Internal Regulation of the Cell Cycle

Functional Limitations

  1. Surface-to-volume ratio: when surface area is small compared to volume → cell growth stops or cell division begins
  2. Genome-to-volume ratio: ability of genome to function is limited by by finite amount of genetic material
  • Cell grows → volume increases but genome size stays constant → G/V decreases → cell doesn’t have enough material to regulate cellular activities
  • Factors that regulate cell cycle become distorted → can lose control of production of growth enzymes → cells become cancerous

Molecular Regulation of Cell Cycle

  1. Interactions between cyclins and cyclin-dependent kinases regulate the cell cycle & control checkpoints
  • Cyclin: proteins whose levels fluctuate in cell cycle (highest at G2)
    • Function: phosphorylates (& combines) CDKs to regulate the cell cycle
  • CDKs: kinase enzyme whose levels remain constant; activated by cyclins thru phosphorylation
    • Function: prepares for cell division & responsible for advancing cell past cell cycle checkpoints
  • CDKs + Cyclins= Cyclin-CDK complexes such as Maturation Promoting Factor (MPF)
    • CDKs increase in lvls with cyclins

Purple Line: MPF activity

  • Shows that it peaks at mitosis & drops again at every checkpoint                                                               

Red Line: Cyclin

  • It “cycles”: builds up prior to mitosis, at its peak, then sharply drops

Maturation Promoting Factor

  • Cyclin-CDK complex that advances cell cycle through G2 checkpoint by phosphorylating and activating proteins involved with chromosome condensation, nuclear envelope breakdown, spindle assembly and MPF self destruction (signals end of G2)
    • Is self-regulating because starts process that destroys its own cyclin
  1. Checkpoints: specific points during cell cycle where cell evaluates internal and external conditions to determine whether or not to continue thru cell cycle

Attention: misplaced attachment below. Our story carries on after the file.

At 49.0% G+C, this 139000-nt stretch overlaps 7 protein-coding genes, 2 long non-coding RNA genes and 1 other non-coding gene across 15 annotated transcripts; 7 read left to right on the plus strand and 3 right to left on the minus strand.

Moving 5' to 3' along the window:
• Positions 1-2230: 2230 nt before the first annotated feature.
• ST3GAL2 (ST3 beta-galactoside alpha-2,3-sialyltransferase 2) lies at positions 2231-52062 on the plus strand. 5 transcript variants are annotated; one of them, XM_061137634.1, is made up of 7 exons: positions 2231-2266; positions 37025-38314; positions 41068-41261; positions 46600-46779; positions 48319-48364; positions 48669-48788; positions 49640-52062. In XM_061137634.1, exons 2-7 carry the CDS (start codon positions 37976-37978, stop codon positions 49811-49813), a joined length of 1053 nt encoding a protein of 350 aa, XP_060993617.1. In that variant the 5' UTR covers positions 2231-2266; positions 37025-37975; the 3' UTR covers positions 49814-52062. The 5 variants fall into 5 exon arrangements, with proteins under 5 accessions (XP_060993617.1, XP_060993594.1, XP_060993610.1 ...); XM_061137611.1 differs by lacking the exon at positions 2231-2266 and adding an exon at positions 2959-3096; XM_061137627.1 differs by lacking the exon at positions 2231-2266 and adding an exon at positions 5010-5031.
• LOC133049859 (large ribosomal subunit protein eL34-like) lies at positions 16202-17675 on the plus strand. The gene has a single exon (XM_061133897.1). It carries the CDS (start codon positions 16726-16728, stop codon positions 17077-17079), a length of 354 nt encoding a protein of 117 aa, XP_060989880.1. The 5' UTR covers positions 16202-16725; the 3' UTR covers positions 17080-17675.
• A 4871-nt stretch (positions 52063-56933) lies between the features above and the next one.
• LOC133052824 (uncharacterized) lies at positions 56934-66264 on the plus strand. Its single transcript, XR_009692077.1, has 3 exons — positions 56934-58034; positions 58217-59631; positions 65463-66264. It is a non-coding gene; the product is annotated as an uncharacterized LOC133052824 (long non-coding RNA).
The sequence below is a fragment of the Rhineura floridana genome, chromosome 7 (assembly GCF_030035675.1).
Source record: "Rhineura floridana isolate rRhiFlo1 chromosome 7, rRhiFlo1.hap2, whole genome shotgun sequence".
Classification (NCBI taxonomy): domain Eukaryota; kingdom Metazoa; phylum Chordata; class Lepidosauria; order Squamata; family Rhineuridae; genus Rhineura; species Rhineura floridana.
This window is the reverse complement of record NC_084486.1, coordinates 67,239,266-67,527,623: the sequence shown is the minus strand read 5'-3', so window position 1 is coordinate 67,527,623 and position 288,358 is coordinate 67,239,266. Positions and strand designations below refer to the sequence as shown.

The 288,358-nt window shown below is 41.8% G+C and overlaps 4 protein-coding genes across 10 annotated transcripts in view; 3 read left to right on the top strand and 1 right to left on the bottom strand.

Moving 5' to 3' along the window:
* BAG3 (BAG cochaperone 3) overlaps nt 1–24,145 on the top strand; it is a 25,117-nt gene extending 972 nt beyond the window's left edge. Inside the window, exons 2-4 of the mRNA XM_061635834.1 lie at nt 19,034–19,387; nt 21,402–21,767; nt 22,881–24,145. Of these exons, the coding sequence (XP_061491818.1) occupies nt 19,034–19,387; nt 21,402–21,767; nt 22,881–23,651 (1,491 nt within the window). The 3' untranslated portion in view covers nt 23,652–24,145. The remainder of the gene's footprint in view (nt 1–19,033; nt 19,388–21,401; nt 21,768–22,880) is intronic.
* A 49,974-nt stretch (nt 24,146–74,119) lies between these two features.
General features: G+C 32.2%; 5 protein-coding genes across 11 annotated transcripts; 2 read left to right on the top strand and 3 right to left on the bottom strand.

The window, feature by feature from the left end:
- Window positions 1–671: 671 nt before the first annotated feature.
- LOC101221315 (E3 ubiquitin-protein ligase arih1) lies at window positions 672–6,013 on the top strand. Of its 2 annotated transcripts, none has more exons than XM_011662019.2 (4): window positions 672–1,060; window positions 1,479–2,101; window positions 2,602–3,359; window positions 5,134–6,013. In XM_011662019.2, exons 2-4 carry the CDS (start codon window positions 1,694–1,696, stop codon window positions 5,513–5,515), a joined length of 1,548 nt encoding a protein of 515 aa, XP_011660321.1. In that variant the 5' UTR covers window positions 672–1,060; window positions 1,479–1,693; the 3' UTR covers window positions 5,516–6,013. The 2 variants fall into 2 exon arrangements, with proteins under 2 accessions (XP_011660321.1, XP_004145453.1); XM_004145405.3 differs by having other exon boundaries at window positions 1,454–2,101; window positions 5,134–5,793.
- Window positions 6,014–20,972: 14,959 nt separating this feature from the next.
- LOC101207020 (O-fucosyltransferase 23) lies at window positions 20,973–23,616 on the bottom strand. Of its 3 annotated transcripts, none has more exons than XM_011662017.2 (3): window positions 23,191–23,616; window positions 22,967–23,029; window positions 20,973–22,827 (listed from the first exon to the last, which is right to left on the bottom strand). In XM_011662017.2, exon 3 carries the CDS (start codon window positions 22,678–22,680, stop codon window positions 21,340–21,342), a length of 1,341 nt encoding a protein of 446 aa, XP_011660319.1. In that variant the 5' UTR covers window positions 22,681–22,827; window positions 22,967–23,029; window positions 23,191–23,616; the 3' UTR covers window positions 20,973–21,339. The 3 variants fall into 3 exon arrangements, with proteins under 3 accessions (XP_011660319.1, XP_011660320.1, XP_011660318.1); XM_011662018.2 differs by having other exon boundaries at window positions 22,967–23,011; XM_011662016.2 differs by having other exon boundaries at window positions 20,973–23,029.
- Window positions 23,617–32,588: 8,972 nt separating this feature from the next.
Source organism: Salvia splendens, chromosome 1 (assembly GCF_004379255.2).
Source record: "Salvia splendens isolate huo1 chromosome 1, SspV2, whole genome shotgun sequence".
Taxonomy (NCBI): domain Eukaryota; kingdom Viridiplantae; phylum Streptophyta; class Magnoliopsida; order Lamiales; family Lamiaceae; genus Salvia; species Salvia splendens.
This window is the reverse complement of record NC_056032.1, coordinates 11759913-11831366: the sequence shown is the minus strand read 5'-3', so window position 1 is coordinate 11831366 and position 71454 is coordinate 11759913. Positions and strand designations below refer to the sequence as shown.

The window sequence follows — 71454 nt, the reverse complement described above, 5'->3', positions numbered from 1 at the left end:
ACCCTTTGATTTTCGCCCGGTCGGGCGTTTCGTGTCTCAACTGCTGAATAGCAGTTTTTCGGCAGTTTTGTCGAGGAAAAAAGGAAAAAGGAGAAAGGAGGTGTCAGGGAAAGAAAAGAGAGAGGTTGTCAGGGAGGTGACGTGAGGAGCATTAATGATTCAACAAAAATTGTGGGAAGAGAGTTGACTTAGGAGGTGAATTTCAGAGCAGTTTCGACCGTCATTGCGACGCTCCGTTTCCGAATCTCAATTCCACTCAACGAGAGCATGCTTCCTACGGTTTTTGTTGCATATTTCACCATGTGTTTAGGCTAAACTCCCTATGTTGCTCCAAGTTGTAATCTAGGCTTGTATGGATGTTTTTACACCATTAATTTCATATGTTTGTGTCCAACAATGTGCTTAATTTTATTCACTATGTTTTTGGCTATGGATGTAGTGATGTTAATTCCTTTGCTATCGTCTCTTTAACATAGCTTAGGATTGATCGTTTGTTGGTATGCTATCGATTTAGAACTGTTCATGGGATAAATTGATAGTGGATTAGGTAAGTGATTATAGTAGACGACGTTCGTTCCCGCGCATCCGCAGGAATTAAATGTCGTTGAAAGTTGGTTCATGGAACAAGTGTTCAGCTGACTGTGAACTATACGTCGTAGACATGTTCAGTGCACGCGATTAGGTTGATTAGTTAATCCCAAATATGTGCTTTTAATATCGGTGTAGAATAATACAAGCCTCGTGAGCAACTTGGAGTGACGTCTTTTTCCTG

• Each checkpoint has a specific cyclin-cdk that advances the cell past it
G1 checkpoint

committed step: leads to cell division

– checks cell size, growth factors, nutrients, and the environment

– checks DNA, if damaged → repair → if failed triggers apoptosis

**environment: external and internal controls that affect it

If passed:

Enter S phase → synthesize DNA, prepares to divide successfully

If failed:

Moves into G0

G2 checkpoint

–          Checks if all DNA is replicated and repaired






If passed:

Enters M phase (mitosis)


M Checkpoint

– in metaphase and before anaphase

– checks if all of the chromosomes are lined up properly in the middle of the cell and kinetochores are attached

– ensures that you get equal distribution of chromosomes between the two cells

If Passed:

Enters Anaphase


If Failed:

Can pause stage until stray chromosomes corrected or trigger apoptosis

External Factors that regulate cell cycle/production of cdks

  • Growth factors: proteins released by certain cells that stimulate other cells to divide
  • Density dependent inhibition: crowded cells stop dividing, stop past one layer
    • This gives the currently existing cells a better chance to survive
  • Anchorage dependence: cells must be attached to a substrate in order to divide
    • Ex: flat surface of neighboring cell or dish

Cancer cells exhibit neither density dependence or anchorage dependence.